Heading off overseas? Not sure what to do about technology? While this entire site is for you, we thought we’d take the opportunity to boil things down to a few key tips that will make a big difference before, during and after your trip.
Five of them, in fact.
Know What You’re Going to do About Calls and Data Before You Leave Home
If you’d prefer to avoid an unexpected phone bill when you get back from your trip, you need to think about it before you leave home. Check – and double-check – what your cell company’s rates are for calls, SMS and data when you travel overseas. Unless you’re a customer of T-Mobile in the US or one of a very small number of other companies around the world, the rates are likely to be extremely high.
Luckily you’ve got a few other choices:
1. Put your devices in flight mode when you get on the plane, and leave them that way until you get home. You can still turn wi-fi back on and use tools like Skype and WhatsApp to make calls and stay in touch, but standard calls, texts and cell data are off limits.
2. If you paid full price for your device and it has a physical SIM slot, it should be unlocked for use around the world. Even if you didn’t, it may be possible to get it unlocked – either by asking your cell company or less official means. In either case, you can then buy a local SIM card at your destination and pay much-reduced rates. If you’re based in one country for more than a few days, this is a good option.
3. International SIM cards are another option (although you still need an unlocked device to use them) – they’ll work in almost any country, but rates vary widely, so check the fine print carefully.
4. Finally, it’s possible to rent a MiFi that will work in one or several countries. These typically let you connect up to five devices via wi-fi, providing cellular data access to all of them. Costs can mount up (rates typically run at $5-$15 per day), but these may still make sense if you want to connect several gadgets on the go (or avoid paying for expensive hotel wi-fi).
Dealing with all of this stuff can be complicated, but is important to understand if you want to use your devices overseas without spending a fortune. This article has even more detail on the subject.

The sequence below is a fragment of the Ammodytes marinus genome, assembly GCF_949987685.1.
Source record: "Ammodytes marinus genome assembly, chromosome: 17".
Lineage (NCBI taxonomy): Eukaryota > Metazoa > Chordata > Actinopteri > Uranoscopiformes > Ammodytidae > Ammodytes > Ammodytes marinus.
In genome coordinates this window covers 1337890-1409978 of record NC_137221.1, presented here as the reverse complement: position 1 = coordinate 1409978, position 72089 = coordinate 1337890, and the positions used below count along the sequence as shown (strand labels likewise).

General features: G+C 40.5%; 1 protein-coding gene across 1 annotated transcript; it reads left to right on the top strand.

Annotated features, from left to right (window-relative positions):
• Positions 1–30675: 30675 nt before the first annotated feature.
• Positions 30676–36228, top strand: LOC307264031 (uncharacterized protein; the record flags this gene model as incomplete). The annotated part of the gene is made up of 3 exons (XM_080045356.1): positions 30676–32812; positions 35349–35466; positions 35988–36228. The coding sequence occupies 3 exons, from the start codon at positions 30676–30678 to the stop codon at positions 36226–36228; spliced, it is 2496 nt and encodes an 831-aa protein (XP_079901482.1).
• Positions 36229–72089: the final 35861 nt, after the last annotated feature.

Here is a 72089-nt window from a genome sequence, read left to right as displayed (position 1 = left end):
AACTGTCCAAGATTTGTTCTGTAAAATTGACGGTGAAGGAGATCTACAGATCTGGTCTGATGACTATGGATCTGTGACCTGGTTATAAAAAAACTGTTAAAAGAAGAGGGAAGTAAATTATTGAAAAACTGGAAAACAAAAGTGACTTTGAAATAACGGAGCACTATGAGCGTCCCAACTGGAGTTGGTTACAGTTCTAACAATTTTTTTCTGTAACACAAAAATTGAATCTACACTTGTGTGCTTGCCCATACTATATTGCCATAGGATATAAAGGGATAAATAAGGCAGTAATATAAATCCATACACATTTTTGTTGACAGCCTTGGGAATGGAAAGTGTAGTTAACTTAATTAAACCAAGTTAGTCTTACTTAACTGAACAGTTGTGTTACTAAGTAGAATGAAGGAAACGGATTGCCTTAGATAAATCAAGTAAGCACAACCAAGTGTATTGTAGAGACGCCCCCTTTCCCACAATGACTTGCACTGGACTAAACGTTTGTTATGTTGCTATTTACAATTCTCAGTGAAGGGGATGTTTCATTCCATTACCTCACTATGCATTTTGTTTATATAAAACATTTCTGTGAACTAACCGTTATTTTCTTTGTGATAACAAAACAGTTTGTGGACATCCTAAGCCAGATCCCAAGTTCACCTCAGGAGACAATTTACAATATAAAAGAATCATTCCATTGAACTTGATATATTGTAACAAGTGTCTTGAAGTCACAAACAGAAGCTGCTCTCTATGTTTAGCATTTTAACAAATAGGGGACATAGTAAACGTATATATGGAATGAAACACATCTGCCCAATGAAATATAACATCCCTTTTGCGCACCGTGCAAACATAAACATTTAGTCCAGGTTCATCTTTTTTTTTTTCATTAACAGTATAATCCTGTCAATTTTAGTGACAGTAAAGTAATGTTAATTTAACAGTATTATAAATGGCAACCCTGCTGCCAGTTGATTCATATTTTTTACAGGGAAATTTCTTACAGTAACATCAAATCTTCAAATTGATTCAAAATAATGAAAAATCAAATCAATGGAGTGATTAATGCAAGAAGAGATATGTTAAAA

Use a VPN
There’s no doubt that shared internet connections in hotels, cafes and airports are useful for travellers, especially when they’re free. Unfortunately that convenience comes at a price – security. Using basic tools, anybody connected to the same network can automatically grab many of your login details and other data, saving it to break into your accounts at a later date.
There are various ways to protect yourself, but the easiest and most secure is to use a Virtual Private Network (VPN). As well as encrypting all of your information as it travels through the network, a good VPN will also let you choose where in the world you’d like to connect through. If you use streaming services like Hulu, Netflix or BBC iPlayer, a VPN will let you watch them even when you’re overseas.
There are many different VPN services available, both free and paid, so try a few out to see which you prefer. Services like CyberGhost and TunnelBear provide a basic, free option, although all come with adverts and/or traffic restrictions. For light use or to try out using a VPN for the first time, though, they’re a good place to start.
For regular, unlimited usage, however, a paid service is well worth the money. They don’t have adverts or bandwidth caps, are usually faster and have a wider range of servers to connect to. The free plans mentioned above can be upgraded, while companies like PureVPN, HideMyAss and Witopia only offer a paid service.
For the greatest coverage, look for a service that uses the OpenVPN protocol and specifically says that it works in China. In essence, if it works there, it will work almost anywhere. More information on VPNs can be found here.
Don’t Forget About Power
It’s easy to forget about power – until you get to a new country and realise none of your plugs fit into the wall socket. Rather than buying a travel adapter for every device, though, just buy one and pack a power strip from home instead (or use a dedicated travel version). Plug the adapter into the wall, the power strip into the adapter and all of your devices into the power strip. Nice and easy, with big savings in money and weight.
Backups Still Matter When You’re On Vacation
It’s easy to take hundreds or thousands of photos when you’re on vacation – and it’s even easier to forget to back them up. SD cards are notoriously fragile and unreliable, and camera phones break as easily as any other model.
If you’re using your smartphone and have a wi-fi connection available, be sure to use Dropbox or iCloud to back up your photos automatically. If you’re using a camera, connect the SD card to a computer or tablet (via an adapter) every night and copy the photos onto it. It only takes a few minutes, and is a lot less hassle than going back to take all of your holiday snaps a second time…
Take Less Of It… and Get Away From It Regularly
Finally, once you think you’ve got all of your technology sorted out – leave most of it behind. You probably don’t need to carry a laptop, tablet, camera, smartphone, e-reader and all the associated cables and chargers on a two week trip. They’ll just weigh you down, increase your insurance costs and distract you from the places you’ve spent so much time and money to visit.
The same applies when you’re at your destination. It’s ok if the folks back home haven’t seen an updated Facebook status from you in the last hour. Switch off, talk to the people around you, go exploring and enjoy your surroundings without having a gadget in your hand. You’ll have a much more enjoyable trip if you do.
Do you have any travel tech tips to share? Let us know in the comments!